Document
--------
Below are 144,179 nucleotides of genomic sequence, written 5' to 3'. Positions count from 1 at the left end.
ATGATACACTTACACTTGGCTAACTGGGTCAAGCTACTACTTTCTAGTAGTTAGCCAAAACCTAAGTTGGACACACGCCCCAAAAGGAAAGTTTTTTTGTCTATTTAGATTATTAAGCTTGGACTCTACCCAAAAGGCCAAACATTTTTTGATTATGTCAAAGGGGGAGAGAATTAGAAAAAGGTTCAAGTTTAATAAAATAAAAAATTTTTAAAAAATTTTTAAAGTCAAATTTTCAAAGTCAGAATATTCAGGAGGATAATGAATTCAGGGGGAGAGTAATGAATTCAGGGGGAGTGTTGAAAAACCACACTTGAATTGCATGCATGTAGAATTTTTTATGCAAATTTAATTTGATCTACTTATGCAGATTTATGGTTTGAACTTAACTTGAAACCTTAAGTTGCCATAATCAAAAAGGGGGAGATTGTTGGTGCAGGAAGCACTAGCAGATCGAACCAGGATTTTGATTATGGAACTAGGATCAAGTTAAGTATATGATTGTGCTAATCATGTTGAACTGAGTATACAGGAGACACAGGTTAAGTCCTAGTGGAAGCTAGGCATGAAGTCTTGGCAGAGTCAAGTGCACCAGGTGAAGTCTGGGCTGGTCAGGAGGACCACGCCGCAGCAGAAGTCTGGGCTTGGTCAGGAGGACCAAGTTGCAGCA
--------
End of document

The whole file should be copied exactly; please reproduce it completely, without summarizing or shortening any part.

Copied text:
Below are 144,179 nucleotides of genomic sequence, written 5' to 3'. Positions count from 1 at the left end.
ATGATACACTTACACTTGGCTAACTGGGTCAAGCTACTACTTTCTAGTAGTTAGCCAAAACCTAAGTTGGACACACGCCCCAAAAGGAAAGTTTTTTTGTCTATTTAGATTATTAAGCTTGGACTCTACCCAAAAGGCCAAACATTTTTTGATTATGTCAAAGGGGGAGAGAATTAGAAAAAGGTTCAAGTTTAATAAAATAAAAAATTTTTAAAAAATTTTTAAAGTCAAATTTTCAAAGTCAGAATATTCAGGAGGATAATGAATTCAGGGGGAGAGTAATGAATTCAGGGGGAGTGTTGAAAAACCACACTTGAATTGCATGCATGTAGAATTTTTTATGCAAATTTAATTTGATCTACTTATGCAGATTTATGGTTTGAACTTAACTTGAAACCTTAAGTTGCCATAATCAAAAAGGGGGAGATTGTTGGTGCAGGAAGCACTAGCAGATCGAACCAGGATTTTGATTATGGAACTAGGATCAAGTTAAGTATATGATTGTGCTAATCATGTTGAACTGAGTATACAGGAGACACAGGTTAAGTCCTAGTGGAAGCTAGGCATGAAGTCTTGGCAGAGTCAAGTGCACCAGGTGAAGTCTGGGCTGGTCAGGAGGACCACGCCGCAGCAGAAGTCTGGGCTTGGTCAGGAGGACCAAGTTGCAGCA